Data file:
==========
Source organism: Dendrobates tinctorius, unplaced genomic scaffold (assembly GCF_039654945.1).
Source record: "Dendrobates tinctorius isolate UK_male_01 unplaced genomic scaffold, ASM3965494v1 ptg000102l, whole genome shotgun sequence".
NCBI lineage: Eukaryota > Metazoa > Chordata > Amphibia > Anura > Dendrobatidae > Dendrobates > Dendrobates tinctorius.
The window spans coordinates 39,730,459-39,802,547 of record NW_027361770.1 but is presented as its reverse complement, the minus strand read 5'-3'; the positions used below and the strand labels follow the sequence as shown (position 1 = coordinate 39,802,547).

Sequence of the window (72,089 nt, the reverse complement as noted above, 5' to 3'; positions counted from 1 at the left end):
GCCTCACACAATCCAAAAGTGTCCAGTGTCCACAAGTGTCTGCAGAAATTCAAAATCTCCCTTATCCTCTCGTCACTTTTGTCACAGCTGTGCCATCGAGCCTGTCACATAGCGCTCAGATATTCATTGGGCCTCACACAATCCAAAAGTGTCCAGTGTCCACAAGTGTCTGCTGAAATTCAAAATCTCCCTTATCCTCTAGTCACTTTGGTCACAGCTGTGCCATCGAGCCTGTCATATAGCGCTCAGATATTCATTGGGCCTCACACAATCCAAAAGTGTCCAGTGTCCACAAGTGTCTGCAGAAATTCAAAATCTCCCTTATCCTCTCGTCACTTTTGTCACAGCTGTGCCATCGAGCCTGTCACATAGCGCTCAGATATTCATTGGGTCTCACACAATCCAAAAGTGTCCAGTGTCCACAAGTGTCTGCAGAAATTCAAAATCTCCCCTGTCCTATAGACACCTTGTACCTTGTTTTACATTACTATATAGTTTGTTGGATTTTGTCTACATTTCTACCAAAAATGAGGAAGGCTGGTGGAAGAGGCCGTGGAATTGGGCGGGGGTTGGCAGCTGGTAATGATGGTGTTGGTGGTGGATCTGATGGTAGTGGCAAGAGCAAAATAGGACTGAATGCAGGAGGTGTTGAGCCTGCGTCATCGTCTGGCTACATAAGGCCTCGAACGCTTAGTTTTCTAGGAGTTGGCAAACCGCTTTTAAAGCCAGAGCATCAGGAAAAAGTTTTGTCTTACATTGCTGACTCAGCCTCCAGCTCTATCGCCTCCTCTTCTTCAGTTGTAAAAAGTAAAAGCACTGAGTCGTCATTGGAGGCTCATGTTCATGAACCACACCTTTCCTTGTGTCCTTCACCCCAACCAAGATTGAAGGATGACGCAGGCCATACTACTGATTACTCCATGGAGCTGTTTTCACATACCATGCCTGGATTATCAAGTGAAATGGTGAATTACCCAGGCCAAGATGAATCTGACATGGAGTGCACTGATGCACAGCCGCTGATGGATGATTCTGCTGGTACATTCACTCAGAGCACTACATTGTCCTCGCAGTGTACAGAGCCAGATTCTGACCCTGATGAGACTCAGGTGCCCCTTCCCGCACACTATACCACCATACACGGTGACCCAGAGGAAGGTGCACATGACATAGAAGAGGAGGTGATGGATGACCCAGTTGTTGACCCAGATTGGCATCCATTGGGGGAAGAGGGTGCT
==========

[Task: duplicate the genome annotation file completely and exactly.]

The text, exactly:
Source organism: Dendrobates tinctorius, unplaced genomic scaffold (assembly GCF_039654945.1).
Source record: "Dendrobates tinctorius isolate UK_male_01 unplaced genomic scaffold, ASM3965494v1 ptg000102l, whole genome shotgun sequence".
NCBI lineage: Eukaryota > Metazoa > Chordata > Amphibia > Anura > Dendrobatidae > Dendrobates > Dendrobates tinctorius.
The window spans coordinates 39,730,459-39,802,547 of record NW_027361770.1 but is presented as its reverse complement, the minus strand read 5'-3'; the positions used below and the strand labels follow the sequence as shown (position 1 = coordinate 39,802,547).

Sequence of the window (72,089 nt, the reverse complement as noted above, 5' to 3'; positions counted from 1 at the left end):
GCCTCACACAATCCAAAAGTGTCCAGTGTCCACAAGTGTCTGCAGAAATTCAAAATCTCCCTTATCCTCTCGTCACTTTTGTCACAGCTGTGCCATCGAGCCTGTCACATAGCGCTCAGATATTCATTGGGCCTCACACAATCCAAAAGTGTCCAGTGTCCACAAGTGTCTGCTGAAATTCAAAATCTCCCTTATCCTCTAGTCACTTTGGTCACAGCTGTGCCATCGAGCCTGTCATATAGCGCTCAGATATTCATTGGGCCTCACACAATCCAAAAGTGTCCAGTGTCCACAAGTGTCTGCAGAAATTCAAAATCTCCCTTATCCTCTCGTCACTTTTGTCACAGCTGTGCCATCGAGCCTGTCACATAGCGCTCAGATATTCATTGGGTCTCACACAATCCAAAAGTGTCCAGTGTCCACAAGTGTCTGCAGAAATTCAAAATCTCCCCTGTCCTATAGACACCTTGTACCTTGTTTTACATTACTATATAGTTTGTTGGATTTTGTCTACATTTCTACCAAAAATGAGGAAGGCTGGTGGAAGAGGCCGTGGAATTGGGCGGGGGTTGGCAGCTGGTAATGATGGTGTTGGTGGTGGATCTGATGGTAGTGGCAAGAGCAAAATAGGACTGAATGCAGGAGGTGTTGAGCCTGCGTCATCGTCTGGCTACATAAGGCCTCGAACGCTTAGTTTTCTAGGAGTTGGCAAACCGCTTTTAAAGCCAGAGCATCAGGAAAAAGTTTTGTCTTACATTGCTGACTCAGCCTCCAGCTCTATCGCCTCCTCTTCTTCAGTTGTAAAAAGTAAAAGCACTGAGTCGTCATTGGAGGCTCATGTTCATGAACCACACCTTTCCTTGTGTCCTTCACCCCAACCAAGATTGAAGGATGACGCAGGCCATACTACTGATTACTCCATGGAGCTGTTTTCACATACCATGCCTGGATTATCAAGTGAAATGGTGAATTACCCAGGCCAAGATGAATCTGACATGGAGTGCACTGATGCACAGCCGCTGATGGATGATTCTGCTGGTACATTCACTCAGAGCACTACATTGTCCTCGCAGTGTACAGAGCCAGATTCTGACCCTGATGAGACTCAGGTGCCCCTTCCCGCACACTATACCACCATACACGGTGACCCAGAGGAAGGTGCACATGACATAGAAGAGGAGGTGATGGATGACCCAGTTGTTGACCCAGATTGGCATCCATTGGGGGAAGAGGGTGCT